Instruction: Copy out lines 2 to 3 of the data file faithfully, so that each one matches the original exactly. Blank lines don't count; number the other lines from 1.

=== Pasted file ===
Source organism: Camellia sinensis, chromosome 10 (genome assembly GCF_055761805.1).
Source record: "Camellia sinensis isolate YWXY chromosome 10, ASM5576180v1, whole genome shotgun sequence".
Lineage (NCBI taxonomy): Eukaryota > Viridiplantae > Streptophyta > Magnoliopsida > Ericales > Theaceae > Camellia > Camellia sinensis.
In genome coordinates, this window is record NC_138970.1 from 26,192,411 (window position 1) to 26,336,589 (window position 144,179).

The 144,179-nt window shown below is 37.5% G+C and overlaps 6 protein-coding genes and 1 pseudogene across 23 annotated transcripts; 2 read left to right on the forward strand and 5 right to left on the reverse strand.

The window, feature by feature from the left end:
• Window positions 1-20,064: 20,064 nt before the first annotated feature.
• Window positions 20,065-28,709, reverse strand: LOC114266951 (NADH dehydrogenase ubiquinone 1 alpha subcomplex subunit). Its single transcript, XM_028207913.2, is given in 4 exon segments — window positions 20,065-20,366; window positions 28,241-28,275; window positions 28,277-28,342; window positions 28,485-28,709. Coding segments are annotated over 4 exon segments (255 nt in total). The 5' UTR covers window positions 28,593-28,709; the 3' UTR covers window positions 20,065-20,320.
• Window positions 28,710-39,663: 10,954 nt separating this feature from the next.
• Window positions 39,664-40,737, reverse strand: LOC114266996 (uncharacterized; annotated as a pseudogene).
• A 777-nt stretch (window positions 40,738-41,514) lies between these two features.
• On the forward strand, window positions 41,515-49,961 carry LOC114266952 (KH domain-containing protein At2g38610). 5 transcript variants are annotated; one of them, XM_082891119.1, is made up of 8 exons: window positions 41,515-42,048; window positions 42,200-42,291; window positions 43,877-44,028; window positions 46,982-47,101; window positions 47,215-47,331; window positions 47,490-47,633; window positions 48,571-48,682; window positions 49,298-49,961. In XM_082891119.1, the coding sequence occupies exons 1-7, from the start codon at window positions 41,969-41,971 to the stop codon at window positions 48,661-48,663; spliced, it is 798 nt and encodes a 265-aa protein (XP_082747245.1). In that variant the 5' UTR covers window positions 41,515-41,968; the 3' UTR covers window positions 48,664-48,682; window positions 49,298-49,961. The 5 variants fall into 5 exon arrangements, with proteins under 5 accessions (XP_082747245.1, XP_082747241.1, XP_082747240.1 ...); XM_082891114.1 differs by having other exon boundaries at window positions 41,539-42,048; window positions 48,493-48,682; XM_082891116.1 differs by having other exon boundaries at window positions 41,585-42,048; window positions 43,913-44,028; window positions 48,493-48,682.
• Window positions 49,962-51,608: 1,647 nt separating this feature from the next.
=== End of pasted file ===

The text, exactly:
Source record: "Camellia sinensis isolate YWXY chromosome 10, ASM5576180v1, whole genome shotgun sequence".
Lineage (NCBI taxonomy): Eukaryota > Viridiplantae > Streptophyta > Magnoliopsida > Ericales > Theaceae > Camellia > Camellia sinensis.